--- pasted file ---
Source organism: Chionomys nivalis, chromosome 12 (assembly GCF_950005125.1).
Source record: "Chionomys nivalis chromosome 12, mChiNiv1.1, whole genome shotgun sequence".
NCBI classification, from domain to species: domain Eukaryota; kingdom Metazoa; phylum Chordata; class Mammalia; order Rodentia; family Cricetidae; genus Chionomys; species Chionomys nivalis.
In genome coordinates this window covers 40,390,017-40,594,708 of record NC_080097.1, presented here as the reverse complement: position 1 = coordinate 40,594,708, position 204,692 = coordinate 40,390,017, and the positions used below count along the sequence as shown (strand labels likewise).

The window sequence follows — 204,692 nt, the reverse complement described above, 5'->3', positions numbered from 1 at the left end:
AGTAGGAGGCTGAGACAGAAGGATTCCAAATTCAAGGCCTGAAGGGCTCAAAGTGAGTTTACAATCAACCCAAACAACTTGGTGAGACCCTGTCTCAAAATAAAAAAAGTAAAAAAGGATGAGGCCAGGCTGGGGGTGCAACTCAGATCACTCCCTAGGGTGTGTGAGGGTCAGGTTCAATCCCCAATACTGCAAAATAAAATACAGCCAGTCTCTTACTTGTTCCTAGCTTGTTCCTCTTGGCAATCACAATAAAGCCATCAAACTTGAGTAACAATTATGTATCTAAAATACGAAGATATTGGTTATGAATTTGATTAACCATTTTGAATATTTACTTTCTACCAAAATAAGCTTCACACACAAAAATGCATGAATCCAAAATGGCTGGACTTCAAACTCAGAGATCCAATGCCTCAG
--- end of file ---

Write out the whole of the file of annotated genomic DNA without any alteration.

Source organism: Chionomys nivalis, chromosome 12 (assembly GCF_950005125.1).
Source record: "Chionomys nivalis chromosome 12, mChiNiv1.1, whole genome shotgun sequence".
NCBI classification, from domain to species: domain Eukaryota; kingdom Metazoa; phylum Chordata; class Mammalia; order Rodentia; family Cricetidae; genus Chionomys; species Chionomys nivalis.
In genome coordinates this window covers 40,390,017-40,594,708 of record NC_080097.1, presented here as the reverse complement: position 1 = coordinate 40,594,708, position 204,692 = coordinate 40,390,017, and the positions used below count along the sequence as shown (strand labels likewise).

The window sequence follows — 204,692 nt, the reverse complement described above, 5'->3', positions numbered from 1 at the left end:
AGTAGGAGGCTGAGACAGAAGGATTCCAAATTCAAGGCCTGAAGGGCTCAAAGTGAGTTTACAATCAACCCAAACAACTTGGTGAGACCCTGTCTCAAAATAAAAAAAGTAAAAAAGGATGAGGCCAGGCTGGGGGTGCAACTCAGATCACTCCCTAGGGTGTGTGAGGGTCAGGTTCAATCCCCAATACTGCAAAATAAAATACAGCCAGTCTCTTACTTGTTCCTAGCTTGTTCCTCTTGGCAATCACAATAAAGCCATCAAACTTGAGTAACAATTATGTATCTAAAATACGAAGATATTGGTTATGAATTTGATTAACCATTTTGAATATTTACTTTCTACCAAAATAAGCTTCACACACAAAAATGCATGAATCCAAAATGGCTGGACTTCAAACTCAGAGATCCAATGCCTCAG